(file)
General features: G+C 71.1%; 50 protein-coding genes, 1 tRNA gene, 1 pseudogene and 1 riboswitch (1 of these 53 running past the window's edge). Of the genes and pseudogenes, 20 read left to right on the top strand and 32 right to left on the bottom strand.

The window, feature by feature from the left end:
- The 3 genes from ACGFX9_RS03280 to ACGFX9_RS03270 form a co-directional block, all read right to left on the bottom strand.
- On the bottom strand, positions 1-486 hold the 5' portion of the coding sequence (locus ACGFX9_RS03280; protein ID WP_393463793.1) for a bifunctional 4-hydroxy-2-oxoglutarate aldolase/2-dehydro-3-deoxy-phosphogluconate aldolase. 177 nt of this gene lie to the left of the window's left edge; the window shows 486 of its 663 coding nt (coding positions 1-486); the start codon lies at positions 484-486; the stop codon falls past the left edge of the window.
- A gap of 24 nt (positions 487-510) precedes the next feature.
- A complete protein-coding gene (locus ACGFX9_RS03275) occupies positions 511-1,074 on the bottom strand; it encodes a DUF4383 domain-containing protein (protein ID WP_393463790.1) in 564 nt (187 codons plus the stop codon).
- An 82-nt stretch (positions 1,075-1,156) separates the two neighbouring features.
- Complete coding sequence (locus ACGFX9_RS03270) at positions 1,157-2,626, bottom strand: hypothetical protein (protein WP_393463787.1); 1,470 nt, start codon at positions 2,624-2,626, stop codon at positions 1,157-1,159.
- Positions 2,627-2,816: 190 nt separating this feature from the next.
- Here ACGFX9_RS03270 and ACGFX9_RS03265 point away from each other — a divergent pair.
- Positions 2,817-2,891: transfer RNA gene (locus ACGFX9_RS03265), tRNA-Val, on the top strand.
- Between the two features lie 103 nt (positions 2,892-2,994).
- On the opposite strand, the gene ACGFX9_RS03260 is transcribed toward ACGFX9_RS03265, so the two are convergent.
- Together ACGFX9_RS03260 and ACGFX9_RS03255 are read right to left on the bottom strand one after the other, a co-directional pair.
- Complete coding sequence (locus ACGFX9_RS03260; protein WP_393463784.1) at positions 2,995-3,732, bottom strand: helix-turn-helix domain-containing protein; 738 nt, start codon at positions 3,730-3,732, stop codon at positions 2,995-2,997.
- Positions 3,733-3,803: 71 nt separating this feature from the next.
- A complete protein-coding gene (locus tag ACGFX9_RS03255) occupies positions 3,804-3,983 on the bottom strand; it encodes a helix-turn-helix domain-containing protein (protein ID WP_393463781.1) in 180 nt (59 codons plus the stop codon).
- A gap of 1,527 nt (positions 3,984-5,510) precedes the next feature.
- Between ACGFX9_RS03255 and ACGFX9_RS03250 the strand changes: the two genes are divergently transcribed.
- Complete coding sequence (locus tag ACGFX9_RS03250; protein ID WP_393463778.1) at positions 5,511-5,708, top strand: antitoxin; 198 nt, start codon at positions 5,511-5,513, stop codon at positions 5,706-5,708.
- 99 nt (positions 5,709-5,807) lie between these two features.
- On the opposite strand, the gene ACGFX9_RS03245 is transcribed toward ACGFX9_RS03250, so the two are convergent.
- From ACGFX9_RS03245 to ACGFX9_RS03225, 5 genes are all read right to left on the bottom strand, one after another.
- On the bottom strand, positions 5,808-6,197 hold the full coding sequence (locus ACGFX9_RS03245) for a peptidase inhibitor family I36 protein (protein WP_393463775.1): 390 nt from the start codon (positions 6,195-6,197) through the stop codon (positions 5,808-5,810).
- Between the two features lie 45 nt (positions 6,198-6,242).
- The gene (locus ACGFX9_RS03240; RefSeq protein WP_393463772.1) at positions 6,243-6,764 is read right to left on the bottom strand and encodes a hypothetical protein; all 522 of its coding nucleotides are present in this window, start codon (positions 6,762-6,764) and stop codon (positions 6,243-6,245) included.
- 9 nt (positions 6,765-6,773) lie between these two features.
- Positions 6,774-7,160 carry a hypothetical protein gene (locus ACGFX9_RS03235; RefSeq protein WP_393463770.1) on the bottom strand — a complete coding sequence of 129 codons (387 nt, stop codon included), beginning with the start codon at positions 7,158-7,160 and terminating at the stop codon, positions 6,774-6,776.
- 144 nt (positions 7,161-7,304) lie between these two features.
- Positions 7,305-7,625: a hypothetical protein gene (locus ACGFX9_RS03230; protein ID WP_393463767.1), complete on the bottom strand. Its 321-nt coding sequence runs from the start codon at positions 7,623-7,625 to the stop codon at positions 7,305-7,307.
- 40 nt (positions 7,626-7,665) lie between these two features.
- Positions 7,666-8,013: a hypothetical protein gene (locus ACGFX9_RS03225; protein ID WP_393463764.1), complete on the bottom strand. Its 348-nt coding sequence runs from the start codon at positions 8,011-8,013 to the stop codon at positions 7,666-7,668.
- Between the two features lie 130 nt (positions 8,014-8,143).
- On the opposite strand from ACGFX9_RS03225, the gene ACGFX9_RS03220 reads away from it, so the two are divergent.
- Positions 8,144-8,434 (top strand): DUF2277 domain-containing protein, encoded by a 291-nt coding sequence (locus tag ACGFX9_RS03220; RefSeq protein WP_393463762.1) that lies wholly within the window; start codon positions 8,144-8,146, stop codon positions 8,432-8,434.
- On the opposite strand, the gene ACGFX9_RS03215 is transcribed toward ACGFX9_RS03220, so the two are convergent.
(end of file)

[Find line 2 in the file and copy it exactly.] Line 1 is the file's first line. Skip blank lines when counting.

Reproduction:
The window, feature by feature from the left end: